THURSDAY, AUGUST 19, 2021
We have no idea: We'll call it a brush with greatness.
In the street-fighting fall of 1967, there we sat, though leaving perhaps about ten minutes early, taking a course in Deductive Logic from Willard Van Orman Quine.
By all accounts, Quine was a giant in his field. (Also, we've never heard anyone say that he wasn't a good, decent person.)
Back in 1999, a survey of philosophy professors ranked Quine's 1960 book, Word and Object, the sixth most important philosophy text of the twentieth century.
Ten years later, Quine topped even that. In a somewhat similar survey, he was named the fifth most important philosopher of the past two centuries. This leads to a type of puzzle:
In a survey of philosophy specialists, Quine, who died in December 2000, was rated the fifth most important philosopher in the past two hundred years. But very few people in today's wider world have ever heard his name, and even fewer would have any idea what he said, did, demonstrated, proved, thought about or propounded.
Indeed, very few people could tell you much about any of the philosophers, or philosophy texts, which rose to the top in those two surveys. Very few people have any idea what this academic discipline is really all about.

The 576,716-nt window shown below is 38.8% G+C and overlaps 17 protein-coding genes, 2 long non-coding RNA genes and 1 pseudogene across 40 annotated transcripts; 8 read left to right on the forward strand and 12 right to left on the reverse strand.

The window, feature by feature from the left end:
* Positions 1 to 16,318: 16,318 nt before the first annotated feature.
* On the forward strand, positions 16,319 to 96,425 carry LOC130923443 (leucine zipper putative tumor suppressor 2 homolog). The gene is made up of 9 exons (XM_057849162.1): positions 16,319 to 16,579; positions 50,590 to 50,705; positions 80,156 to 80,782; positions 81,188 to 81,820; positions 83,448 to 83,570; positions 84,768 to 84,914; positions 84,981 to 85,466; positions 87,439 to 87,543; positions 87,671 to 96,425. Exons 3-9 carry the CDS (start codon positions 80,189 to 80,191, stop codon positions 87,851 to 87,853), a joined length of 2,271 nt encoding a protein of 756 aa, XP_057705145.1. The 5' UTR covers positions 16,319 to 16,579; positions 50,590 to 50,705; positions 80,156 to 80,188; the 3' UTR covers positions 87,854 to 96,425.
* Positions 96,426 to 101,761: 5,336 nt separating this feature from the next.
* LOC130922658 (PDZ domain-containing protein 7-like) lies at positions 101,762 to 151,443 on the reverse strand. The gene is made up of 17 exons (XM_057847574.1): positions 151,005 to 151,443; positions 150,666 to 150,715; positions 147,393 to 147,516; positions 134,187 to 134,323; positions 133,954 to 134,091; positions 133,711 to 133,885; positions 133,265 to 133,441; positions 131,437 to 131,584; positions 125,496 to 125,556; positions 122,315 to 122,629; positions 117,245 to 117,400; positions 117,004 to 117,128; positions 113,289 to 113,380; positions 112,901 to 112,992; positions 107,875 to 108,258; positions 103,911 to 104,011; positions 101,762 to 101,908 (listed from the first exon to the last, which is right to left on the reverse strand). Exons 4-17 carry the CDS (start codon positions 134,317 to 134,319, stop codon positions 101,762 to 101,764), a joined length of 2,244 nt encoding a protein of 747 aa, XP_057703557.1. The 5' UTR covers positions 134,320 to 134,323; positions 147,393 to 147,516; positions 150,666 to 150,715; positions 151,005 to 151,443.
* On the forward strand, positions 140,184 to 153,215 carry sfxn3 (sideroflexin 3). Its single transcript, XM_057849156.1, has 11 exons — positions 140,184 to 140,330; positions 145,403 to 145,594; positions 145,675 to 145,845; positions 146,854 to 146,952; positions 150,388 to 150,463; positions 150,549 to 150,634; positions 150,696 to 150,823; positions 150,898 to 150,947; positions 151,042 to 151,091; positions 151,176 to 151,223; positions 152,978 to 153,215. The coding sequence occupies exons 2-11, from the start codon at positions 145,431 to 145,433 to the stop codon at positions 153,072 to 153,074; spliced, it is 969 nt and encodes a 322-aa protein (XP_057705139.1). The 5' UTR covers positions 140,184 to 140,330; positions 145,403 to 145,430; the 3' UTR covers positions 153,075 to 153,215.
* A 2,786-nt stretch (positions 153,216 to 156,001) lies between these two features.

What's modern (academic) philosophy about? Again, we'll offer a guess:
Very few non-specialists would have any real idea. This strikes us as a somewhat noteworthy state of affairs—and it leads us to further questions:
Does modern academic philosophy possess any social utility? Whatever the answer might be, what are these modern academics actually working on?
What is modern academic philosophy about? What are its possible accomplishments? What re its concerns?
As we sit here typing today, we ourselves have no real idea. In the case of Professor Quine, we decided to review the basics of his (highly distinguished) career—and when we turned to the leading authority on that topic, this is what we found: